How I finally stopped longing for my biological mother

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I was born in South Korea some time in the late summer of 1958. In the winter, I was abandoned in the garden of an orphanage in Seoul. I lived there for approximately six months before finally being adopted to my new parents in the United States.

My abandonment at an early age was the core trauma in my life

I grew up knowing that I was adopted from a very early age. My adoptive mother always stressed how much they wanted me and that I was chosen from a selection of about 100 other children. The social worker brought a great big binder full of photographs and stories of all the other children who were also up for adoption. So, a part of me always felt special but there was a much bigger part of me that felt utterly rejected and abandoned. I mean, who leaves their baby in a basket in a garden in the dead of winter?

As a child I engaged in many different fantasies about my biological mother.I imagined her as a young woman who had a dozen children and when I came along, there were just too many mouths to feed and so I had to go. I always wondered whether or not I had siblings. I spent countless hours wondering what she looked like, what her voice sounded like, how she smelled. There was this great big hole in my life where she once was and there was no way for me to fill it.

Could I ever find her?

I spent a lot of time wondering about whether or not I could ever find her but the brutal reality of it was that I had been left with nothing: no clothes,no identification, no name tag. I ended up feeling like garbage that had simply been discarded for myriad unknown reasons.

When my own daughter was born I came face to face with this longing once again. Looking into her eyes I could see my heritage and hear it calling me. I felt all those feelings stir up inside of me again. So, one day I picked up the phone and made a call to the orphanage. Now, this was a very bold move because at that time, long-distance telephone calls were extremely expensive and the idea of calling South Korea all the way from Toronto, Canada was almost unheard of. But when the woman on the other end of the phone answered I blurted out my name and told her my story. She identified herself as Sister Philomena and I instantly recognized that name as the headmistress who had cared for me. She and my mother had corresponded for years. She professed to remember me!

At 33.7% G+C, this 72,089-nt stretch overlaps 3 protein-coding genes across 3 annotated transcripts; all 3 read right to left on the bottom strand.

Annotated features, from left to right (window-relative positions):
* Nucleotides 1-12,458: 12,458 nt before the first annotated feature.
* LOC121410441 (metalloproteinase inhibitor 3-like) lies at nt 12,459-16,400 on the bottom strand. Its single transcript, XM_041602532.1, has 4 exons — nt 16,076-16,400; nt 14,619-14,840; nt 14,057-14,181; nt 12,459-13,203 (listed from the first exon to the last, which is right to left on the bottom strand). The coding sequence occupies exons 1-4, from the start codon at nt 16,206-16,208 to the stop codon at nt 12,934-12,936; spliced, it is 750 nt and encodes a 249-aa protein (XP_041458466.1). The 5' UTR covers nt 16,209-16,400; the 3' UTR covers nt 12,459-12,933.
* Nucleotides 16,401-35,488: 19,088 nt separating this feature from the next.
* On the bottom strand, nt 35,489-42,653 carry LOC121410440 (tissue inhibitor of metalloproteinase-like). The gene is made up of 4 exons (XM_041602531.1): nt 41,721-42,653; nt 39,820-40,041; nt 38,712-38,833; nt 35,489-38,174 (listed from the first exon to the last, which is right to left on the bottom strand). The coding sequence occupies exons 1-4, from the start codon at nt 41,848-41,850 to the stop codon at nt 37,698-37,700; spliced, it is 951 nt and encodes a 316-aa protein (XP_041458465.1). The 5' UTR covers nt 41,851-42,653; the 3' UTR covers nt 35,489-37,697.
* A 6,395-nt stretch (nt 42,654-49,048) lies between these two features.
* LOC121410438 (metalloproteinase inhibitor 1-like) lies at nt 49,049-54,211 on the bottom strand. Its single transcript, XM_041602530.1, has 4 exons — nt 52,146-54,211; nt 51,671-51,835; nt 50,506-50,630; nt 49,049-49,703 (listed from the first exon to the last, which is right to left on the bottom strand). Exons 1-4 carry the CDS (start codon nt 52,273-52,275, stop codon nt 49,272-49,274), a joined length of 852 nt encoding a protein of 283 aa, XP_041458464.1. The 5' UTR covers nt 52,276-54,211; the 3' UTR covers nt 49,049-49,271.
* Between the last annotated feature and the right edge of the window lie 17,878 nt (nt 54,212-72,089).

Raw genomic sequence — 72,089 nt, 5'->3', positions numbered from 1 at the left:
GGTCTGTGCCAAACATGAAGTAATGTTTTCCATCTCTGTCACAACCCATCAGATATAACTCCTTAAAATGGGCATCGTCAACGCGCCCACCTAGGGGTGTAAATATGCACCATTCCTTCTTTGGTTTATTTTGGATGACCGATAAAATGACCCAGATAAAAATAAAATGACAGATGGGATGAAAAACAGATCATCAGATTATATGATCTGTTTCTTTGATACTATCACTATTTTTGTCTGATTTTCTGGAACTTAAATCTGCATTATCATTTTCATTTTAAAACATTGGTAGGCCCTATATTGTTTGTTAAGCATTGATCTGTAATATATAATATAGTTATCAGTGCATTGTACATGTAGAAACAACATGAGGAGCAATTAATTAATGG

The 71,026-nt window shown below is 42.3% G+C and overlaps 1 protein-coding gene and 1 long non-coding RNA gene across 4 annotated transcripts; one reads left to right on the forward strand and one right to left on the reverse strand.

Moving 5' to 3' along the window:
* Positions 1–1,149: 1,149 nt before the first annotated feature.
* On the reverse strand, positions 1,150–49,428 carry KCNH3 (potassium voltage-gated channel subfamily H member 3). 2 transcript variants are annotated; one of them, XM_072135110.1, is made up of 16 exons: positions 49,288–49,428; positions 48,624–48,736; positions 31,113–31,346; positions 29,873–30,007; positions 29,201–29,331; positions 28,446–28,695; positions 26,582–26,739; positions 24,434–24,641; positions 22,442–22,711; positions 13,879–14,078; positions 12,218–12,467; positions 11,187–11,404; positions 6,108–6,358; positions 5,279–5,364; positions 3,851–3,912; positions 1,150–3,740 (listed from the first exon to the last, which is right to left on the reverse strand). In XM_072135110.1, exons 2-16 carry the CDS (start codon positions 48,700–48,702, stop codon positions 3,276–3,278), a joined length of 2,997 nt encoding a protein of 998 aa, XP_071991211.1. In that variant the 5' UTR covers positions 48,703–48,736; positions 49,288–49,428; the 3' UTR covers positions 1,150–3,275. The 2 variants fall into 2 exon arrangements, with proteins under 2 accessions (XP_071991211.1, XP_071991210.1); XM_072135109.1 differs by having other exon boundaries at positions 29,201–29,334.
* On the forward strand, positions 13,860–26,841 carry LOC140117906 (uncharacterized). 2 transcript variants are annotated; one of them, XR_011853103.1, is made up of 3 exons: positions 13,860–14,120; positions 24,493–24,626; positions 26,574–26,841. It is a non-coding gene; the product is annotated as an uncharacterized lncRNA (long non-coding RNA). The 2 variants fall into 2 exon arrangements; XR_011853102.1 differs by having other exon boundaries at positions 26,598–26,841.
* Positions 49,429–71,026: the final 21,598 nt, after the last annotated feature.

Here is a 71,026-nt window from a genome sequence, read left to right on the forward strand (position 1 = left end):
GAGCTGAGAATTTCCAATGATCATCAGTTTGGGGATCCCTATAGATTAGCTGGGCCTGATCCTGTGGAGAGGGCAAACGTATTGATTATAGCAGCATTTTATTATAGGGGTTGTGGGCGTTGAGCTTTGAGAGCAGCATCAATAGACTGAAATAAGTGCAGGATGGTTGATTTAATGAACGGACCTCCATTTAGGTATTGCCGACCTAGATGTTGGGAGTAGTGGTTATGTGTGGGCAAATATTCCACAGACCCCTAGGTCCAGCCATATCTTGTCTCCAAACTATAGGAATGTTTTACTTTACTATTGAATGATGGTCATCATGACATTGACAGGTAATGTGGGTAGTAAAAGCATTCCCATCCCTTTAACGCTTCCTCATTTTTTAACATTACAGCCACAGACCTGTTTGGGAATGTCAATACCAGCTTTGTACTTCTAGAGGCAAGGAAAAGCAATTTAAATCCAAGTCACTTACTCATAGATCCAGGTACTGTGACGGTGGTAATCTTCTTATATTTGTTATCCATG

She told me that my biological mother had probably been an illiterate, poor farm girl who had become impregnated by a passing solder from a local garrison. She encouraged me to put my desire to find her behind me because it would be, as she said, nearly impossible to locate her. Some answers but many more questions.

Gradually the fantasy about my early life began to evolve

So, I changed my story. I began to imagine that my biological mother had been murdered in an honour killing by my biological grandfather and that it had been my biological grandmother who had whisked me away to the orphanage’s garden where she left me knowing I would be safe and sound. This story made the most sense to me because all one had to do was look at me to realize that I was not full-blooded Korean. I imagined that my biological grandfather had been full of shame when I was born because not only had I been born out of wedlock but it was obvious that I was the product of a sexual encounter with a non-Korean.  Even though I now know that honour killings such as this were not at all common in Korea in the late 1950s when I was born, this story was enough to allow me to finally put my desire to rest. I eventually came to the realization that even if I were to conduct a s search and be able to locate her that the relationship would probably be doomed to failure. She and I shared nothing: no common memories, or a common language or even a religion. I came to realize that I would not ever want to feel emotionally obligated to someone with whom I didn’t even share DNA.

The pathway to acceptance and peace of mind

These discoveries were what finally allowed me to put her firmly in my past and move beyond her. It took a long time to get there. I was almost 30 years old before I came to this understanding. Now I very rarely even think about this woman but when I do I am only grateful that she had the good sense to send me on my way to a much better and brighter future. Had I grown up in Korea, because I was of mixed heritage, I would have been treated like a second-class citizen my entire life. I would not have been permitted to go to school or even get married. Being able to grow up in the United States provided me with almost endless opportunities.

There is no question that my formative first year had a great impact on me and is most likely what led me to develop my BPD. But being able to finally put all these questions to rest once and for all is what allowed me to finally start to really heal from my BPD.